Prevalence of anorectal mucosal melanoma (ARMM) has increased. In addition, use of immunotherapy to treat the disease has also increased, over an 11-year period, results from a retrospective study has shown. This study was published in the World Journal of Surgery.
Mucosal melanomas in general, and ARMM in particular, represent rare forms of melanoma with very poor prognoses. The main objectives of this study were to investigate the prevalence of this disease and discern whether specific management practice trends exist.
The National Cancer Database (NCDB), a nationwide, hospital registry, clinical oncology database jointly sponsored by the American College of Surgeons and the American Cancer Society, was interrogated for cases of ARMM captured during the period from 2004 to 2015. Information on patient demographic characteristics, socioeconomic status, comorbidities, treatments, and clinical outcomes, as well as hospital and tumor characteristics (ie, size and nodal status) were collected.
A retrospective analysis of the 1333 cases of ARMM included in the NCDB showed a significant increase in prevalence of the disease from 2004 (6.99%) to 2015 (10.53%; P <.001) when the denominator was all 1333 cases of ARMM included in the cohort.
With respect to types of treatment administered, 48.77%, 11.75%, 8.68%, and 8.68% were treated with surgery alone, surgery with radiation, surgery with immunotherapy, and surgery with chemotherapy, respectively. Although consistent use of chemotherapy and radiation therapy was observed across the study time period, corresponding increases were seen for both surgery (7.18% to 9.76%; P <.01) and immunotherapy (7.24% to 21.27%; P< .001). The increase in surgery use was gradual; however, the increase for immunotherapy use started in 2013 and was sharp.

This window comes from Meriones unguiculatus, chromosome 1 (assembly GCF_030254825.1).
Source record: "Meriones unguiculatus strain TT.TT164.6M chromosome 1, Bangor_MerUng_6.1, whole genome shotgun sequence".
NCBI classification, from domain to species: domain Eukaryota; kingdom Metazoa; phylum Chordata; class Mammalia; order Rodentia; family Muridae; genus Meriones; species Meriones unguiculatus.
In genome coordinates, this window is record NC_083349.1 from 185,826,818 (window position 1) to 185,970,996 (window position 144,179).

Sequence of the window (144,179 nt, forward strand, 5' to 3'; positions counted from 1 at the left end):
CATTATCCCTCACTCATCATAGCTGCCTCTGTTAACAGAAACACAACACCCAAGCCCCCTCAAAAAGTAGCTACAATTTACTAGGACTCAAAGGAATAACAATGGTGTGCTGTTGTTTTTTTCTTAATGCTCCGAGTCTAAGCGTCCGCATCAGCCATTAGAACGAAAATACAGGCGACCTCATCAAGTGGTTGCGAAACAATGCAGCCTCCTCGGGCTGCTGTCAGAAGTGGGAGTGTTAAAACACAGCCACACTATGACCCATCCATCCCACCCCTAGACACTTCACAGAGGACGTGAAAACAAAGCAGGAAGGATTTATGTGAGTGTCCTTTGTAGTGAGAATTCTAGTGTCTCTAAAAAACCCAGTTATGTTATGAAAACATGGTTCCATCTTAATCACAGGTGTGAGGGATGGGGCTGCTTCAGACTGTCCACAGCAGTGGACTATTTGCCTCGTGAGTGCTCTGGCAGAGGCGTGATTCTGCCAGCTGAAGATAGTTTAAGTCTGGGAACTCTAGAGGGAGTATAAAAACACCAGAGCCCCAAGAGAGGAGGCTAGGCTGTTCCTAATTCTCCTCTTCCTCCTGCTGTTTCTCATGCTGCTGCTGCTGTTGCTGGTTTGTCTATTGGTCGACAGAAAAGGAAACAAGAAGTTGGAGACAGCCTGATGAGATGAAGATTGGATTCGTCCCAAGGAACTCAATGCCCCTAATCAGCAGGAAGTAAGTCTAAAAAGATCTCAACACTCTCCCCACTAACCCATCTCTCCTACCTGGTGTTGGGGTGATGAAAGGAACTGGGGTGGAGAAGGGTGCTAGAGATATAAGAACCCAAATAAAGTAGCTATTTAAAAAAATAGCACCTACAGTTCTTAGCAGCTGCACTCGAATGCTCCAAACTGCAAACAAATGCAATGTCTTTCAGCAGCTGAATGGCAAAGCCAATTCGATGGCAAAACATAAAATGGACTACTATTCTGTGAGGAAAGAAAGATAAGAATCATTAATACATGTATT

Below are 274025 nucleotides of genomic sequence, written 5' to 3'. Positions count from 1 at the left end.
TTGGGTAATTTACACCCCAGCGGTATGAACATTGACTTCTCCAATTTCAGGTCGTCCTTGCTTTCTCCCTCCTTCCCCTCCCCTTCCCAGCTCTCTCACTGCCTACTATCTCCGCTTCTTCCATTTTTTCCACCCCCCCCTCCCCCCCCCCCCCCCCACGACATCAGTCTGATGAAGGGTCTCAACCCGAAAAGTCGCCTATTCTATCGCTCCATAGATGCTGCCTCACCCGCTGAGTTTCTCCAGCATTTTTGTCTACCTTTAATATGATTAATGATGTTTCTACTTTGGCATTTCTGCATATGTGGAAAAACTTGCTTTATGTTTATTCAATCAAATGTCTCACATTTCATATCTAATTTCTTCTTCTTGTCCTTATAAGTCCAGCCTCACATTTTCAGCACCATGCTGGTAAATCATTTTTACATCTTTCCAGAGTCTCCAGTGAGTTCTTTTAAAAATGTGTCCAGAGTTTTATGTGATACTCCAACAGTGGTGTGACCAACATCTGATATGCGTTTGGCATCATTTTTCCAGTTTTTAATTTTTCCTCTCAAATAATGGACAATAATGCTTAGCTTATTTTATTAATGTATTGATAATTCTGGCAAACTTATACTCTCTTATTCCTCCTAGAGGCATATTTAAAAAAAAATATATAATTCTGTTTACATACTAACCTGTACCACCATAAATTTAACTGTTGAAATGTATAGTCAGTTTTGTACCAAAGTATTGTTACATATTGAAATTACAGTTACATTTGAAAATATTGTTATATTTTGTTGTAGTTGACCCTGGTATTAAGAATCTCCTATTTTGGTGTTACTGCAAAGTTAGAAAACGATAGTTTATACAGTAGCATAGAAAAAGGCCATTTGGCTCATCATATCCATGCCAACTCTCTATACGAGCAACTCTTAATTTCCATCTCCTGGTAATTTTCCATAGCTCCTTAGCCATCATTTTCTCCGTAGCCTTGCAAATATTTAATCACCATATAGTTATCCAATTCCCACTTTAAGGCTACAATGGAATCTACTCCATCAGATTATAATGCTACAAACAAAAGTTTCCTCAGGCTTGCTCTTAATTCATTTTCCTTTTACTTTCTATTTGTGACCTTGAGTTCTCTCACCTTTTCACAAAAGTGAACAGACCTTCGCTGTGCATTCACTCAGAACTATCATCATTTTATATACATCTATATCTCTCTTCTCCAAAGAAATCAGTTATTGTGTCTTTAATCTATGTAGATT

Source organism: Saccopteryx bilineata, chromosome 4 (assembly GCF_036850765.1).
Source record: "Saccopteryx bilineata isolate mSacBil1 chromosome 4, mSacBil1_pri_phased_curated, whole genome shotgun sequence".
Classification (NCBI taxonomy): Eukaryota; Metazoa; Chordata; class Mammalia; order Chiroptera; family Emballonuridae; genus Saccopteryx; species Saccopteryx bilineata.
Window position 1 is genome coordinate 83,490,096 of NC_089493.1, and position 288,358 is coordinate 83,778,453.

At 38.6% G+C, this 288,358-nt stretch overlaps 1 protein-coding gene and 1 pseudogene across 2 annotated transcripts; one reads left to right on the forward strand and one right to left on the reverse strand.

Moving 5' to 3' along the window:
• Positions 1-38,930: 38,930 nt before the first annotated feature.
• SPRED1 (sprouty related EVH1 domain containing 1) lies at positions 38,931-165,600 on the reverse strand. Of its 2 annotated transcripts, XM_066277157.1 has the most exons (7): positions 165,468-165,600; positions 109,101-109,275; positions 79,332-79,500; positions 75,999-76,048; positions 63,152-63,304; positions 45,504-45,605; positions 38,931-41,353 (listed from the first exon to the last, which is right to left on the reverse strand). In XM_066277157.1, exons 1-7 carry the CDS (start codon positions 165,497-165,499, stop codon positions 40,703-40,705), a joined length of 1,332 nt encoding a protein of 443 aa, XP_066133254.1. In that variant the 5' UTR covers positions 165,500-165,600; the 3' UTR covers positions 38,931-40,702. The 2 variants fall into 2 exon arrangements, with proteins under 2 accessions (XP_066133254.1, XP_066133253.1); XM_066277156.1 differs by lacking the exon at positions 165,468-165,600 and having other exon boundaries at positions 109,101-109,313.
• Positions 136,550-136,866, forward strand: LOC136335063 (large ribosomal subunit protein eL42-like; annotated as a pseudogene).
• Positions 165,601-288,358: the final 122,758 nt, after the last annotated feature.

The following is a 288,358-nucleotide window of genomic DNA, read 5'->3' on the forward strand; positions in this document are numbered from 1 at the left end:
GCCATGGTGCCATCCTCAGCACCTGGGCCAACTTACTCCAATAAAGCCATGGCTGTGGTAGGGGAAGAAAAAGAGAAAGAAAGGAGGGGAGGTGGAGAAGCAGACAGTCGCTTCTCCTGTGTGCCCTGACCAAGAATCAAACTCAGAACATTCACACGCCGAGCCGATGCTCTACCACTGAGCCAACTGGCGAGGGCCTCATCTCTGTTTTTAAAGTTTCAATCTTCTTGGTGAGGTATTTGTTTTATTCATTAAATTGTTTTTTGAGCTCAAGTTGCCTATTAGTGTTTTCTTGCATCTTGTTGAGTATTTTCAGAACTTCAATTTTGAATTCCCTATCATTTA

A total of 221 patients with ARMM received immunotherapy, representing 16.93% of the ARMM cohort. After adjustments for confounding factors, younger age (eg, 50 to 59 years vs 80 years and older; P <.001), positive nodes (P <.01), and larger tumor size (eg, 5 cm or larger compared with smaller than 3 cm; P =.03) were found to be independent predictors of immunotherapy use.
For patients receiving immunotherapy, overall survival (OS) at 2 and 5 years were 43.57% and 20.50%, respectively, and median OS was 19.35 months. Two-year OS was significantly improved for patients receiving immunotherapy vs not (49.21% vs 42.47%; P =.03), but percentages of patients alive at 5 years were not significantly different for the 2 groups.
Some study limitations recognized by the study authors include the absence of data on tumor grade or stage, and no detail on the subtype or dosage of the immunotherapeutic agents administered.
“A change in paradigm in the management of ARMM is necessary in an attempt to improve survival,” the authors concluded, suggesting that “personalized molecular analysis should be performed to identify patients with specific genetic mutations that might be an appropriate target for immunotherapeutic agents or specific target therapies, which have shown promise in early clinical trials.”
Taylor JP, Stem M, Yu D, et al. Treatment strategies and survival trends for anorectal melanoma: is it time for a change? [published online March 4, 2019]. World J Surg. doi: 10.1007/s00268-019-04960-w